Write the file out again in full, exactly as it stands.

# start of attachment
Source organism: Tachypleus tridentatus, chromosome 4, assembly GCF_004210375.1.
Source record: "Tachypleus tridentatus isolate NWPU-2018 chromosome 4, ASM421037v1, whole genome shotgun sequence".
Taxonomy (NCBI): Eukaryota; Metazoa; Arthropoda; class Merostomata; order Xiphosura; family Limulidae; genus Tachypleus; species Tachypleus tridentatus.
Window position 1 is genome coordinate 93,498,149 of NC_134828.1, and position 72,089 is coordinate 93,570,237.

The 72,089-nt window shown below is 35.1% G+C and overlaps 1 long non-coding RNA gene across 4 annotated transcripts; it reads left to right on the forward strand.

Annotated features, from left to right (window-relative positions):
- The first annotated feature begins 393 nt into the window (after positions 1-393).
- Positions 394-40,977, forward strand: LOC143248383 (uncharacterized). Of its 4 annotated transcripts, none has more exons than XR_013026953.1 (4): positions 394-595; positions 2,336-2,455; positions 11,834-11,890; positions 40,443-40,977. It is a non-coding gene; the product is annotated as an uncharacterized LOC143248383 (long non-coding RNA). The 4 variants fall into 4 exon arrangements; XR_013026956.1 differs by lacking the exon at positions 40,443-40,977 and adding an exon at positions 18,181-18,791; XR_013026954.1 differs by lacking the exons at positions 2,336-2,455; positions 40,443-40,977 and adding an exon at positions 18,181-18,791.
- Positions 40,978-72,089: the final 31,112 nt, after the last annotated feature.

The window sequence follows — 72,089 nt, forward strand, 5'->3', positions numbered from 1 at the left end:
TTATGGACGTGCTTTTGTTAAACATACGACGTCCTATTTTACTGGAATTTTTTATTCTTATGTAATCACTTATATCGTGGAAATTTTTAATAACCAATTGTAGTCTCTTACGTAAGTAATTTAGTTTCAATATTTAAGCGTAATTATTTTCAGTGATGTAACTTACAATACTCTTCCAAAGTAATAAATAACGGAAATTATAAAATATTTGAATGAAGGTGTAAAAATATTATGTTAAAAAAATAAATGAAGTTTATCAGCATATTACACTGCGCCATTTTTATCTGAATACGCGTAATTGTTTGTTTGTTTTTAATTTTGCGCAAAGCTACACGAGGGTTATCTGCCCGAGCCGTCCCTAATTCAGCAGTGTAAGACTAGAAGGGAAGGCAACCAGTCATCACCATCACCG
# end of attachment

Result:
Source organism: Tachypleus tridentatus, chromosome 4, assembly GCF_004210375.1.
Source record: "Tachypleus tridentatus isolate NWPU-2018 chromosome 4, ASM421037v1, whole genome shotgun sequence".
Taxonomy (NCBI): Eukaryota; Metazoa; Arthropoda; class Merostomata; order Xiphosura; family Limulidae; genus Tachypleus; species Tachypleus tridentatus.
Window position 1 is genome coordinate 93,498,149 of NC_134828.1, and position 72,089 is coordinate 93,570,237.

The 72,089-nt window shown below is 35.1% G+C and overlaps 1 long non-coding RNA gene across 4 annotated transcripts; it reads left to right on the forward strand.

Annotated features, from left to right (window-relative positions):
- The first annotated feature begins 393 nt into the window (after positions 1-393).
- Positions 394-40,977, forward strand: LOC143248383 (uncharacterized). Of its 4 annotated transcripts, none has more exons than XR_013026953.1 (4): positions 394-595; positions 2,336-2,455; positions 11,834-11,890; positions 40,443-40,977. It is a non-coding gene; the product is annotated as an uncharacterized LOC143248383 (long non-coding RNA). The 4 variants fall into 4 exon arrangements; XR_013026956.1 differs by lacking the exon at positions 40,443-40,977 and adding an exon at positions 18,181-18,791; XR_013026954.1 differs by lacking the exons at positions 2,336-2,455; positions 40,443-40,977 and adding an exon at positions 18,181-18,791.
- Positions 40,978-72,089: the final 31,112 nt, after the last annotated feature.

The window sequence follows — 72,089 nt, forward strand, 5'->3', positions numbered from 1 at the left end:
TTATGGACGTGCTTTTGTTAAACATACGACGTCCTATTTTACTGGAATTTTTTATTCTTATGTAATCACTTATATCGTGGAAATTTTTAATAACCAATTGTAGTCTCTTACGTAAGTAATTTAGTTTCAATATTTAAGCGTAATTATTTTCAGTGATGTAACTTACAATACTCTTCCAAAGTAATAAATAACGGAAATTATAAAATATTTGAATGAAGGTGTAAAAATATTATGTTAAAAAAATAAATGAAGTTTATCAGCATATTACACTGCGCCATTTTTATCTGAATACGCGTAATTGTTTGTTTGTTTTTAATTTTGCGCAAAGCTACACGAGGGTTATCTGCCCGAGCCGTCCCTAATTCAGCAGTGTAAGACTAGAAGGGAAGGCAACCAGTCATCACCATCACCG